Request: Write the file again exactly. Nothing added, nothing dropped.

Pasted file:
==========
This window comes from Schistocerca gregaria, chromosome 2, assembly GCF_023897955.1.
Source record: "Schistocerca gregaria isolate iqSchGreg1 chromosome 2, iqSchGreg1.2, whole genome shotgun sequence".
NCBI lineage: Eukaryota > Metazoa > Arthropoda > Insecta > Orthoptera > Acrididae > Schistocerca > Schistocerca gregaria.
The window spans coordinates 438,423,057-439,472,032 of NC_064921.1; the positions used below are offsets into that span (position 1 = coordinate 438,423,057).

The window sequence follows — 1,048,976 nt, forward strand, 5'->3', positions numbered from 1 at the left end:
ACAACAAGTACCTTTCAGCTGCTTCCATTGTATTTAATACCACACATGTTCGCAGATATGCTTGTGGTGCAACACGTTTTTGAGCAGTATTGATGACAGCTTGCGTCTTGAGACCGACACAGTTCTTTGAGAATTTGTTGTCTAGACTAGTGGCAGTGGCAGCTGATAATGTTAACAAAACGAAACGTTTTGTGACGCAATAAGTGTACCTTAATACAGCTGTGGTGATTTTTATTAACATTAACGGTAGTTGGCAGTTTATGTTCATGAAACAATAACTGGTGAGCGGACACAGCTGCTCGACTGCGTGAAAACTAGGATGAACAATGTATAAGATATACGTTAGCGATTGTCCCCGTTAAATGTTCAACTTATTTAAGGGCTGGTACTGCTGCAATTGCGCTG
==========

This window comes from Schistocerca gregaria, chromosome 2, assembly GCF_023897955.1.
Source record: "Schistocerca gregaria isolate iqSchGreg1 chromosome 2, iqSchGreg1.2, whole genome shotgun sequence".
NCBI lineage: Eukaryota > Metazoa > Arthropoda > Insecta > Orthoptera > Acrididae > Schistocerca > Schistocerca gregaria.
The window spans coordinates 438,423,057-439,472,032 of NC_064921.1; the positions used below are offsets into that span (position 1 = coordinate 438,423,057).

The window sequence follows — 1,048,976 nt, forward strand, 5'->3', positions numbered from 1 at the left end:
ACAACAAGTACCTTTCAGCTGCTTCCATTGTATTTAATACCACACATGTTCGCAGATATGCTTGTGGTGCAACACGTTTTTGAGCAGTATTGATGACAGCTTGCGTCTTGAGACCGACACAGTTCTTTGAGAATTTGTTGTCTAGACTAGTGGCAGTGGCAGCTGATAATGTTAACAAAACGAAACGTTTTGTGACGCAATAAGTGTACCTTAATACAGCTGTGGTGATTTTTATTAACATTAACGGTAGTTGGCAGTTTATGTTCATGAAACAATAACTGGTGAGCGGACACAGCTGCTCGACTGCGTGAAAACTAGGATGAACAATGTATAAGATATACGTTAGCGATTGTCCCCGTTAAATGTTCAACTTATTTAAGGGCTGGTACTGCTGCAATTGCGCTG